Playing to an Audience

In high school, I adored the stage. I was never one of those people who said, “There are no small parts, only small actors.” Nope. I liked the spotlight, thankyouverymuch. If I couldn’t play a big role, I may as well just work backstage.

I’m not saying I had the right attitude about that. And I did play many smaller roles, but I craved center stage and I got it often enough to fuel further ambition. I will never forget the joy of playing Ophelia and having a nervous breakdown on stage in front of all those people. I was Lucy with Dracula leaning near my neck. I was a suspected murderess with Sherlock Holmes hot on my heels.

I was happy.

Flash forward to grown-up Heather. I always had this dream to perform poetry, and in the last couple of years, I’ve gotten to try my hand at it. One of our pastors started asking me to perform as part of a worship service. Then I attended a workshop at the library and ended up reading at a show in town. All of it is fun and exciting and makes me feel alive.

But there is one difference between my high school stage experience and this one. In high school? I had nerves, of course, but once I was in front of the curtain with my mouth open, I felt at ease. I could play the crowd. I knew my role and I adored every second of it.

When I perform a poem, my hands shake. My chest rattles. I feel lightheaded.

I mentioned this to the Middle Sisters and the conversation turned to the why of it. It is a pretty obvious why, I think. In both instances, I am playing to an audience, but…

In scenario 1, I am playing a role. I am somebody else. I am standing in front of people, hoping they like my character.

In scenario 2, I am myself. I am standing in front of people, hoping they like me.

It’s the same reason I spent most of my returned-to-college public speaking class ready to vomit (well, that and the fact that I was in my third trimester of pregnancy).

Being yourself is scary, isn’t it?

This past Sunday was our last Sunday at the church where my husband has served as youth pastor for seven years. There were lots of tearful goodbyes and so many encouraging words spoken. One dear friend told me, “I appreciate that you and Corey are always real.”

I thanked her and told her this…

I learned early in my adult life that I don’t like secrets. I don’t like hiding things. It is so much easier to tell the truth and to live exactly as myself. Sometimes, my opinions and actions come back to bite me in the butt… it’s true. But when they do, I am facing consequences based on who I really am and what I really believe. I would rather someone not like me than to have them like some fake version of me.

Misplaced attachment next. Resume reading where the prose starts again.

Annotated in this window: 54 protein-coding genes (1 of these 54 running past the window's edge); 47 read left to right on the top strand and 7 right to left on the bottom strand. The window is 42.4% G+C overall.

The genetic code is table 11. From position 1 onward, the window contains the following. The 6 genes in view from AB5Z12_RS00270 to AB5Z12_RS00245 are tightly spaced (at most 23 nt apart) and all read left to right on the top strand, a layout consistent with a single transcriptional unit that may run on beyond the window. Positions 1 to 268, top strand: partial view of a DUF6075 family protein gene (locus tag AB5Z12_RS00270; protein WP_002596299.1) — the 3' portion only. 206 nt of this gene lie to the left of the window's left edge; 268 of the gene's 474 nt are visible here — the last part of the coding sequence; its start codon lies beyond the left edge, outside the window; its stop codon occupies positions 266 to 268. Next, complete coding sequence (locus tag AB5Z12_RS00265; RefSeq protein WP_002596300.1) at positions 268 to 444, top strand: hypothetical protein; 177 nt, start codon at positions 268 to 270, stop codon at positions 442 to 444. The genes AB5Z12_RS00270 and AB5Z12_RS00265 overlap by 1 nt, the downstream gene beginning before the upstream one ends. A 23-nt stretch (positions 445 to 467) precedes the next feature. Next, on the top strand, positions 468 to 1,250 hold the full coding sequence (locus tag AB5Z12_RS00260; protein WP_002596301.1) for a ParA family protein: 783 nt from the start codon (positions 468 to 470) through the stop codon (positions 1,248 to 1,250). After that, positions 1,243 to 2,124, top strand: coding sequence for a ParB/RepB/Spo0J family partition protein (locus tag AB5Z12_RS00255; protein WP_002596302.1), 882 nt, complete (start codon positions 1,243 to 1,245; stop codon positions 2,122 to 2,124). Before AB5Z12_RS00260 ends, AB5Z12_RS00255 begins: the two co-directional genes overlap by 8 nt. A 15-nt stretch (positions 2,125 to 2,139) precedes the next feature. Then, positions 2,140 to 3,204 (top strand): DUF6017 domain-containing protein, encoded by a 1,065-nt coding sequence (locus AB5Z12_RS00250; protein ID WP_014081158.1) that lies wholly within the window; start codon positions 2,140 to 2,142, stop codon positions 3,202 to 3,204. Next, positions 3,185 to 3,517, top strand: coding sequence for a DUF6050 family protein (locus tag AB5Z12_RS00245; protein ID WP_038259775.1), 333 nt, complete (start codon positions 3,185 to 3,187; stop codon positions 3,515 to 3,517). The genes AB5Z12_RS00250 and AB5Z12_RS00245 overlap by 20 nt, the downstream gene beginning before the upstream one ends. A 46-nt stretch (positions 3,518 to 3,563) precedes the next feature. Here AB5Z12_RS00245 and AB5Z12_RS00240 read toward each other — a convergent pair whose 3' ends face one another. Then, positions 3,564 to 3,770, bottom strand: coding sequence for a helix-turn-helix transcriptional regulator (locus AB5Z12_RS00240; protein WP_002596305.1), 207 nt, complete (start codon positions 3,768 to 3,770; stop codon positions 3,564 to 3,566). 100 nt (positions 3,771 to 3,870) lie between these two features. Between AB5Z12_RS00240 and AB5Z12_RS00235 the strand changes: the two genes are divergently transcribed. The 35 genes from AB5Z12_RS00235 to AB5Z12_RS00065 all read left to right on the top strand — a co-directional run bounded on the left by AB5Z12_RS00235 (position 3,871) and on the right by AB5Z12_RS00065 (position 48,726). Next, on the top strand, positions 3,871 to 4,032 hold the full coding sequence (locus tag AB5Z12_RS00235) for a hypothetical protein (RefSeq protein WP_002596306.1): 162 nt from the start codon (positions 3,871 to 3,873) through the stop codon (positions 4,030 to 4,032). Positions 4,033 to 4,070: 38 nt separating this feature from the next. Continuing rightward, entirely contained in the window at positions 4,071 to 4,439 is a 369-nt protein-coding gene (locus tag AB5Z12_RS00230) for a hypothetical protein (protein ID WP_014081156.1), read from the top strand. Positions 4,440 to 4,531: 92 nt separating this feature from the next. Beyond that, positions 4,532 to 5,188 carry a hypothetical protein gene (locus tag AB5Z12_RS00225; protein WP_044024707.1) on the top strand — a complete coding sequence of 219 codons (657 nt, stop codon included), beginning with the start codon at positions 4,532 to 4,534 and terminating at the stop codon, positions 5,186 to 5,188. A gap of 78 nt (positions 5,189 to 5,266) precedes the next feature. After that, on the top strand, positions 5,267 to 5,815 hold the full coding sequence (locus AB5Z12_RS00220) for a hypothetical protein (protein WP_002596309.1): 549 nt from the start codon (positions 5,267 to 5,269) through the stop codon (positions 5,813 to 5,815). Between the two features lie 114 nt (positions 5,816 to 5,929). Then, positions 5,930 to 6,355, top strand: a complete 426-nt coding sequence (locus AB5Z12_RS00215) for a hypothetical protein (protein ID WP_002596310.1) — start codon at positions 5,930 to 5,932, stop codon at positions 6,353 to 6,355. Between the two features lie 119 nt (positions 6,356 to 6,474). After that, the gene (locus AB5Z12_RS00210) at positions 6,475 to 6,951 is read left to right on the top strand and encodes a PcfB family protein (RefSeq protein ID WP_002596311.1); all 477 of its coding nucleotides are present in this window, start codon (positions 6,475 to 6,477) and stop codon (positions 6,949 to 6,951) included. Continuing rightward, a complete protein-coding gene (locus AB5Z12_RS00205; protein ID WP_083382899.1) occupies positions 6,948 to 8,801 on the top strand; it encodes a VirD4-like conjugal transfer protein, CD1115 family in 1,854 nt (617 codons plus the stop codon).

Mostly, this has worked well for me. There ARE people who don’t like me. I lost a friend because I am “too liberal.” And it hurt, because I liked her a lot and I didn’t need her to be less conservative to make our friendship work. But she couldn’t live with my beliefs and so moved on. She set boundaries, and I respect them. I have dealt with situations where I am the only one willing to call the awkwardness out on the table and name it, confront it, ask how we can fix it…

I sometimes make people uncomfortable.

It’s rarely really me that makes them uncomfortable though. When people don’t want to face something, it can be incredibly difficult for them to watch YOU face it. It brings up feelings of guilt and not-good-enough-ness. But that isn’t YOUR fault. You can’t fix things for them or even make them want to do the fixing. Half the time, you don’t even know there’s something they need to fix, because too many people hold all that inside their secret hearts.

So, you do you. You do you and let her do her and be at peace.

Yes, when I stand before a room full of people and perform a poem, I still shake. Those are my words… my feelings… being spread out before the masses for consumption. And I want them to like me.

I want them to like me, but I don’t need them to like me.

I will always shake. It will always be scary to lay oneself open to possible rejection. But I have lived through a lot of rejections, and even if they don’t get easier, I have certainly learned they do not kill me.


*originally published on Middle Places


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